The act of interacting with the button will unlock the door to the cell of the imprisoned robot can suddenly run free and assist you, but just because they’re out of the frying pan, it doesn’t mean they are out of the fire. Being robots, each one has a certain amount of energy, with the imprisoned one having a life bar that is virtually depleted and his companion having a full one. Using X, energy can be transferred from one to the other, in a bid to restore their life force, but they could always try to go it alone and recover life by traipsing across the blue energy titles that will give a menial amount of energy, with discoverable batteries filling your energy bar to the max.
Be warned though, while you can complete most levels with just the one robot, there will be instances where you will need to share energy between the two, as everything you do from running, jumping, dragging objects and getting hit by certain traps like lasers, will drain your energy, whereas traps like spikes will kill you in the one hit and force you to restart the level from scratch. As for something else that can cause you to restart the level, besides one robot losing all their energy, or being crushed, or messing up a certain puzzle, is getting stuck on certain objects and getting walls, which you can’t seem to free yourself from. While you can get lucky sometimes, more often or not, you will need to restart, which isn’t too bad if the level is one of the smaller and enjoyable ones, but there are some levels in this platforming title that just drag on and get worse the further you’re able to reach.
Aside from near perfect platforming controls that are only let down by something of a delayed jump, the over the top and unnecessarily long-winded levels that try to make up for the bland earlier levels, is the only real issue I have with Twin Robots: Ultimate Edition as even the need to restart a level, all because you reached the end but used up too much energy that you’re unable to open the door at the end of each level, isn’t that much of a nightmare. It is however, a nightmare when you have more than enough energy but there’s a surprise trap by the door that will kill you, when you’re stood unnecessary stood on it/under it, whilst plugged into the awaiting socket, as I found myself meeting my end on two separate levels, whilst doing this, all because I looked away. Still, it’s all part of the fun and I don’t regret a single minute of it as Twin Robots is better than when I experienced it on the Wii U and playing with someone else, only makes it even more enjoyable, plus whether you play docked or undocked, the action is always 60 fps.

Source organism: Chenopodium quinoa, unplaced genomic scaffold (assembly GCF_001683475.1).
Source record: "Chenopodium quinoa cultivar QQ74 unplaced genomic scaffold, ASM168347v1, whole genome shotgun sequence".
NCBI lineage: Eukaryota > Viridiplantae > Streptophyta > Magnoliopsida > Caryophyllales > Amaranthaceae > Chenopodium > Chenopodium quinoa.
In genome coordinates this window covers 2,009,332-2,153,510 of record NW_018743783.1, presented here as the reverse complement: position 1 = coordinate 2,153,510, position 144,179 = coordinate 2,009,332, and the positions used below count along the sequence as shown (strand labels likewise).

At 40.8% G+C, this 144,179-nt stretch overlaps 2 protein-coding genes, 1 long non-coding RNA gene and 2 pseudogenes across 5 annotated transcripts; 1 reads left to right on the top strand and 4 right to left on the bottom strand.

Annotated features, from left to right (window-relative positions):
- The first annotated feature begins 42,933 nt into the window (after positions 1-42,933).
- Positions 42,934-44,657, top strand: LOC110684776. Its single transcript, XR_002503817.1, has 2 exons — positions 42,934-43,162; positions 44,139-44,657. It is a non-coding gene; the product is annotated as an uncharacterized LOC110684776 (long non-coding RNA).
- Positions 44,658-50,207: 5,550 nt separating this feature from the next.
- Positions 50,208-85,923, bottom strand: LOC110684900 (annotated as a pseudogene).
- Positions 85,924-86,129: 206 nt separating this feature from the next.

By no means is Twin Robots: Ultimate Edition the best platformer game in the world, it has better responsive controls than most other platformers, it excels at being a co-op experience as players can go their separate ways and have the screen follow their actions, but more importantly, it is a great game for aspiring gamers to try out. It is an improved child-friendly title that you can allow your children to play and discover the platformer genre for themselves, or play it with them, as Twin Robots: Ultimate Edition is a game that can be enjoyed by adults also. Also when it releases on February 23, it will be available for the lower price of $6.49 as from the day it releases to March 5, it will be available at an introductory offer for a limited time, so if you do feel the need to check it out, then this weekend and next week is the time to do so.
THE VERDICT: 7/10
*Review Key Provided by Ratalaika Games
Tags: eShop, Feature, Nintendo Switch, Ratalaika Games, review, Thinice Games, Twin Robots: Ultimate Edition
This post was written by Jack Longman